Summer Internships - INTERNSHIPS INFO

summer internships

summer internships

Consider a spot in the outdoor industry.

Nature is your playground. You love the outdoors and are looking for a job that lets you work with plants, animals, and other natural resources. Here are some ideas for summer internships in this field:

  • State or national parks
  • Farms
  • Nature centers
  • Botanical gardens or arboretums (like the Arnold Arboretum)
  • Zoos

If working in an office isn’t your style and you have an interest in science, consider applying to an aquarium or zoo. In addition to getting hands-on experience working with animals, these positions can also offer paid training programs on topics like animal care or conservation biology.

Get some experience working at a museum.

Museums are a great place to learn about history and culture. If you want to work in the field of museum studies, it’s important that your internship experience is at a museum that supports this kind of research. The National Trust for Historic Preservation has a list of museums with programs related to preservation and restoration, including internships.

If you are not interested in becoming a curator or art historian but just want experience working at a museum, there are many other options available as well. Museums do much more than display objects; they often offer educational programs for visitors as well as staff members who want to learn more about their fields of study.

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Help out with book sales at a library.

Many libraries offer internships, and they’re a great place to start looking. Interns often help out with book sales, so if you’re interested in working in retail or marketing, this is an excellent opportunity. You can work at either the children’s or adult section of the library, depending on your interests. Another option is to get involved with the local events that take place here—whether it’s a reading club for kids or an author speaking series for adults.

Consider an internship with a nonprofit.

Nonprofit organizations are a great way to learn about the world of work, and a good place to start if you’re looking for an internship. If you’re passionate about a cause or just want to do something meaningful with your time, working at a nonprofit can be an excellent way to make a difference. And since non-profits tend to have smaller budgets than companies, they often have more opportunities available for unpaid internships.

While some nonprofits only hire full-time employees with bachelor’s degrees, others are happy to train entry-level employees—meaning that getting in at the ground level could lead right into paid work once you’ve gained experience and demonstrated your abilities.

Look for opportunities in your hometown.

If you have the option of staying close to home, take it! Staying local will allow you to have more support from family and friends, which can make all the difference when you’re on your own for the first time. It’s also an excellent way to network with people in your community who are interested in the same things as you are. The experience of working on a project that’s right at home is invaluable—especially if it involves opportunities that interest you personally. You may find yourself inspired by the issues facing your hometown and want to get involved or even create change in one way or another. The summer can be a great opportunity for this!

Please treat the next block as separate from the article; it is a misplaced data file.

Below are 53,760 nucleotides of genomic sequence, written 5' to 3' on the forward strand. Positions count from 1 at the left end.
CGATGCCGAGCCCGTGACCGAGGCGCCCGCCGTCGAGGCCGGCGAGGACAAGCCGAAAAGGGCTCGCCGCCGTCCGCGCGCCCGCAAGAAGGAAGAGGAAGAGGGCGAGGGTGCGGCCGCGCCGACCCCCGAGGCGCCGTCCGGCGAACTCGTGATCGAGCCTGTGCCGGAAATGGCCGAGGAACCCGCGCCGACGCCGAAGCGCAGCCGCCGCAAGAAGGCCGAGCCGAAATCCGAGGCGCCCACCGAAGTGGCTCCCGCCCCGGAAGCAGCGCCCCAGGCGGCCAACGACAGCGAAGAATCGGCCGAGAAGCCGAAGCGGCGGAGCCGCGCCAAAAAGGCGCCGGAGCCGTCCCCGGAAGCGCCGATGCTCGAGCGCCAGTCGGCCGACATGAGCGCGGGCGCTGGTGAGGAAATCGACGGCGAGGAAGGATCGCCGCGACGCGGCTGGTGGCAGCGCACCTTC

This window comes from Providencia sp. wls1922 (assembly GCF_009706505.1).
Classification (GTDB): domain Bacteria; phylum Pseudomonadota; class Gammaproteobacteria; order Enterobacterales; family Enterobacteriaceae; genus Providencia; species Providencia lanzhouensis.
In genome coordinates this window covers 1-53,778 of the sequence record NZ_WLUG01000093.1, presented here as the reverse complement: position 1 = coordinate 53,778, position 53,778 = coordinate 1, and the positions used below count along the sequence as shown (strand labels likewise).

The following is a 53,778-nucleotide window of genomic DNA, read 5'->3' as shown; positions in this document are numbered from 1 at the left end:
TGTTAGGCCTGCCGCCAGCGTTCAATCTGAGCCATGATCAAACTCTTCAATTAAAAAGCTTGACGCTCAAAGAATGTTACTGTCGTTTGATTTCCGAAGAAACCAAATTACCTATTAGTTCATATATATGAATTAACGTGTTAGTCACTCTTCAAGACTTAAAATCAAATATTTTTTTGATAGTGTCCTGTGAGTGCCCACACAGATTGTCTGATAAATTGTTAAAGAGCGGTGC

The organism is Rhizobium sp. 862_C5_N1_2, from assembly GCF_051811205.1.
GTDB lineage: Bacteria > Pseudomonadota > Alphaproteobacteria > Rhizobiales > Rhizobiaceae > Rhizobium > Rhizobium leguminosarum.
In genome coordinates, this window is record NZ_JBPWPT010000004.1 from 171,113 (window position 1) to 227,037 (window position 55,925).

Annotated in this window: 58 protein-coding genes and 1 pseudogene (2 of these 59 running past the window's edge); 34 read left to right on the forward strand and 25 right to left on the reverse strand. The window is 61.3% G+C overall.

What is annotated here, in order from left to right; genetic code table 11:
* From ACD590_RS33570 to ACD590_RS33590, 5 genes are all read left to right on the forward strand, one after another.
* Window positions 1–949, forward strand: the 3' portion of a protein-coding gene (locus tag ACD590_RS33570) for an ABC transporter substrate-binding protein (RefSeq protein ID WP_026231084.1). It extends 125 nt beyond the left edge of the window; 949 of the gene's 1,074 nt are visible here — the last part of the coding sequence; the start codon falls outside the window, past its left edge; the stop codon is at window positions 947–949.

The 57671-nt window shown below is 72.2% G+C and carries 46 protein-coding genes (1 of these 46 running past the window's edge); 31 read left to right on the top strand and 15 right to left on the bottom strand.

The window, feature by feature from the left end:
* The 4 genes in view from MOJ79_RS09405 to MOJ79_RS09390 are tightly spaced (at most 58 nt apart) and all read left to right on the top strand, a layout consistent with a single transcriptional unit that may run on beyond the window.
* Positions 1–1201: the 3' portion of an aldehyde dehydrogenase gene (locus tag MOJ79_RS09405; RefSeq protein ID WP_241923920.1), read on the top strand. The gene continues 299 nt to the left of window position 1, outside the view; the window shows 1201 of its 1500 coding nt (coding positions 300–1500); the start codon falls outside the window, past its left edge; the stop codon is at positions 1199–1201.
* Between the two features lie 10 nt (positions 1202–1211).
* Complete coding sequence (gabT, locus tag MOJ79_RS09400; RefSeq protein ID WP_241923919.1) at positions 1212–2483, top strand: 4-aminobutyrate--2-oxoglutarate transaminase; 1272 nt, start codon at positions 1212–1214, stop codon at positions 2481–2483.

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Consider jobs in the local government.

Try to find an internship with the local government. Local governments are great places to get experience because they are generally much smaller than state or federal governments, making them easier to learn in. You can utilize this knowledge when you go on interviews for larger jobs later in life.

Look for opportunities with local journalism outlets.

  • Journalism
  • Writing
  • Editing
  • Social media
  • Multimedia reporting and creation (photos, video) or multimedia storyboarding/production. Interns will be expected to use their own equipment to create multimedia content. If a student’s school does not offer this kind of training, they should be prepared to learn how to edit audio and video files on their own computer. We recommend that students bring an external hard drive or thumb drive with them as well as any necessary software for editing on their own laptop if possible.

there are more options to consider

At this point, you’ve probably considered a few different local and national internship opportunities. But there are more options to consider.

  • Look at companies in your area that aren’t usually known for summer internships but may have exceptional programs. If you’re not familiar with the business environment in your area, spend some time researching which companies would be good places for interns to work and talk to someone who works there about what it’s like on a day-to-day basis. Then use this information when deciding if the company would be a good fit for an internship program.
  • Consider global opportunities: Are there any international companies that do business in your state or country? Consider reaching out to them about their internship programs even if they don’t currently have one established! Remember: all it takes is one person at a company (or multiple people) who believes in your talents and wants to see them grow!

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